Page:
The poetic drama and the forever changing Wadden Sea
By Tom Jørgensen, Kunstavisen

Lars Bollerslev’s paintings come across with the same physical presence and knottiness as the soil he depicts. The Shepherd’s Hut and the surrounding heavy, wet fields and meadows are shown together with a great, all-encompassing horizon in sun, rain, sleet and gale, and under the impressions and effects of all four seasons. These are paintings that get under the skin of the viewer.

The pictures are simultaneously vibrant and monumental. The colours glow and smoulder, or they condense into a black-grey Nordic melancholy.

Often the paintings take on a nearly abstract characteristic. We recognise the cubic house, but the background is reduced and simplified as horizontal colour layers with glowing textures, which could perhaps remind you of a Mark Rothko. Here the paintings take on a dimension which is at once vibrant and monumental. The colours glow and smoulder, or they condense into a black-grey Nordic melancholy.

An interpretation is not really needed. The paintings stand as a testimony of a piece of nature and a solid reality experienced through the soul of an artist. Unsentimental, sobering and naked, though this does not stop the viewer from experiencing a great deal of emotions when looking at them. Because isn’t that what Lars Bollerslev does - makes us open our eyes to the beauty in our surroundings, whether it be the marshlands of Jutland, a classical pavilion in Ribe or the ancient buildings of Italy?


Lone Schloo Erhardsen, MA. in Art History

Serial exploration of a single subject can seem like a manic preoccupation, but as is the case with the Field Supervisor´s House, it can also open for the existential aspects of life.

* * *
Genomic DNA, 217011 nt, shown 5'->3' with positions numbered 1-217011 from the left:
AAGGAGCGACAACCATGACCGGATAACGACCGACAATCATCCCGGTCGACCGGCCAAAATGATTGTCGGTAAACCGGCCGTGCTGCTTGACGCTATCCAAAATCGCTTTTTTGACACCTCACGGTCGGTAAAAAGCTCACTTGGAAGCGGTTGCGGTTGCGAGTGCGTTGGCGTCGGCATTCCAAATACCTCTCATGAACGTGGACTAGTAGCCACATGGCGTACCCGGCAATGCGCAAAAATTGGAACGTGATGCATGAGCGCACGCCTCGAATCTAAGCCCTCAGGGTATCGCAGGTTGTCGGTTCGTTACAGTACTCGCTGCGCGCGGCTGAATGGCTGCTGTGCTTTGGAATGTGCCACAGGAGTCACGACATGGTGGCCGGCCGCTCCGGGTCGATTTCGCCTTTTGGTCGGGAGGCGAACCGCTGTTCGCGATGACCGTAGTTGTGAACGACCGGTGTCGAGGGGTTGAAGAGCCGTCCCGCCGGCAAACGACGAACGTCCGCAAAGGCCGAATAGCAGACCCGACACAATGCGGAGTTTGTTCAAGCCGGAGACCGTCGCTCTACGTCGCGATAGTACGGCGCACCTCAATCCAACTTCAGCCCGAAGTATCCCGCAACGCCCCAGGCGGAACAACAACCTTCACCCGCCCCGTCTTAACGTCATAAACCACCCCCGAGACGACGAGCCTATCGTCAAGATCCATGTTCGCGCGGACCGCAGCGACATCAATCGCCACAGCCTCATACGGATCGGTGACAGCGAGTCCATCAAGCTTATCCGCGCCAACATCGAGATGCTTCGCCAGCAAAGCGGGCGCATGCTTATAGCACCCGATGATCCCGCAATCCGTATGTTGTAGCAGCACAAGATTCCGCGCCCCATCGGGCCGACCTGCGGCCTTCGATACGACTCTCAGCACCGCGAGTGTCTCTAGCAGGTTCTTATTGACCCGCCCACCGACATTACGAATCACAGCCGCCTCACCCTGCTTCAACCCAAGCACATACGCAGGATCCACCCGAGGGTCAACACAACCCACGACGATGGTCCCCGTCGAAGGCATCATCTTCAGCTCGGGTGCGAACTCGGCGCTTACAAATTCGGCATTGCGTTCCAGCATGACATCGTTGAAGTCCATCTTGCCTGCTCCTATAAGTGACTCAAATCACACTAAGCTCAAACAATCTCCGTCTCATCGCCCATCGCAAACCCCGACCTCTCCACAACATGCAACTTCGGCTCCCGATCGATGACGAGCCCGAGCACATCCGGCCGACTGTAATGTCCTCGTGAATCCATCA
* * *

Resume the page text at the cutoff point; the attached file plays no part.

The nature of the Wadden Sea is stability and changeability in one and the same breath; it is the highest and most highly charged of sunny skies against a cloak of grey, impenetrable sky with no trace of inner tensions.

In Bollerslev´s never-ending work of catching something essential and acute with his brush, one picture of the Field Supervisor´s House emerges after the next – a constant stream of repeats which are never a copy, but an answer to seasons, weather, mind and the tender observations of day and night.

The house has become a Heimat icon for the Tønder Marshes. Bollerslev is a local son and artist. The Field Supervisor´s House near Ballum is in the neighbourhood and is caught on the road from Hjerpsted, on a bi-cycle, across the edge of the dyke, as a distant creature of dusk in the flat marshes. It has been said of Bollerslev´s paintings that they are borne by, or even born of, the rich dark clay which forms the subsoil in this region.

The paintings start with a small seven-minute sketches made on site, later to emerge in the studio, dug up with the spatula and in layers of impasto and glaze pulled out of the range and across the canvas. Here are dark skies with a streak of light on the horizon. It is breezy out there, and the night, the winter and the rain give a huddling shake. That´s how it is here in the marshes.

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